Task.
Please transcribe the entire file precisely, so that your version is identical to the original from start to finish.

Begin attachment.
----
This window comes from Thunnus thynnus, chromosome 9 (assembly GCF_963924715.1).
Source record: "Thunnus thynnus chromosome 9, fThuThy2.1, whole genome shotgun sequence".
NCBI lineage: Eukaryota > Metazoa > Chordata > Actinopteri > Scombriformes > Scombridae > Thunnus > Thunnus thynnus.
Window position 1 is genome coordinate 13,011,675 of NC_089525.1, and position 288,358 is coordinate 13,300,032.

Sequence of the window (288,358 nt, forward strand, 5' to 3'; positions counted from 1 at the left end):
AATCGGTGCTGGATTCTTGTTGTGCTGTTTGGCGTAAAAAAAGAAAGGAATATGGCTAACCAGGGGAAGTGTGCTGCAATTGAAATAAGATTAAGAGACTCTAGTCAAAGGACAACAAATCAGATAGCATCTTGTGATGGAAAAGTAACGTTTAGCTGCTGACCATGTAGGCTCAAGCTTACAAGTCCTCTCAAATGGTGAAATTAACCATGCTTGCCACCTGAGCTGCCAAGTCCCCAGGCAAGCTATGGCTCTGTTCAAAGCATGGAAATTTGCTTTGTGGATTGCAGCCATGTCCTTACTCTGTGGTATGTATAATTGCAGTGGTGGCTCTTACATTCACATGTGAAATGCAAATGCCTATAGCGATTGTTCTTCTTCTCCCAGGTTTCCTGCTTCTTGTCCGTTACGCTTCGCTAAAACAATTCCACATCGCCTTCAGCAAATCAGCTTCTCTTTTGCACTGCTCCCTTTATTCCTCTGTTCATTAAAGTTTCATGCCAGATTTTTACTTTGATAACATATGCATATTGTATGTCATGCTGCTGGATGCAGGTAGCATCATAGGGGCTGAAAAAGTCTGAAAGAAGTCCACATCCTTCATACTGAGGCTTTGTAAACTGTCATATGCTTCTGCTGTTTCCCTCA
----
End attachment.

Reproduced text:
This window comes from Thunnus thynnus, chromosome 9 (assembly GCF_963924715.1).
Source record: "Thunnus thynnus chromosome 9, fThuThy2.1, whole genome shotgun sequence".
NCBI lineage: Eukaryota > Metazoa > Chordata > Actinopteri > Scombriformes > Scombridae > Thunnus > Thunnus thynnus.
Window position 1 is genome coordinate 13,011,675 of NC_089525.1, and position 288,358 is coordinate 13,300,032.

Sequence of the window (288,358 nt, forward strand, 5' to 3'; positions counted from 1 at the left end):
AATCGGTGCTGGATTCTTGTTGTGCTGTTTGGCGTAAAAAAAGAAAGGAATATGGCTAACCAGGGGAAGTGTGCTGCAATTGAAATAAGATTAAGAGACTCTAGTCAAAGGACAACAAATCAGATAGCATCTTGTGATGGAAAAGTAACGTTTAGCTGCTGACCATGTAGGCTCAAGCTTACAAGTCCTCTCAAATGGTGAAATTAACCATGCTTGCCACCTGAGCTGCCAAGTCCCCAGGCAAGCTATGGCTCTGTTCAAAGCATGGAAATTTGCTTTGTGGATTGCAGCCATGTCCTTACTCTGTGGTATGTATAATTGCAGTGGTGGCTCTTACATTCACATGTGAAATGCAAATGCCTATAGCGATTGTTCTTCTTCTCCCAGGTTTCCTGCTTCTTGTCCGTTACGCTTCGCTAAAACAATTCCACATCGCCTTCAGCAAATCAGCTTCTCTTTTGCACTGCTCCCTTTATTCCTCTGTTCATTAAAGTTTCATGCCAGATTTTTACTTTGATAACATATGCATATTGTATGTCATGCTGCTGGATGCAGGTAGCATCATAGGGGCTGAAAAAGTCTGAAAGAAGTCCACATCCTTCATACTGAGGCTTTGTAAACTGTCATATGCTTCTGCTGTTTCCCTCA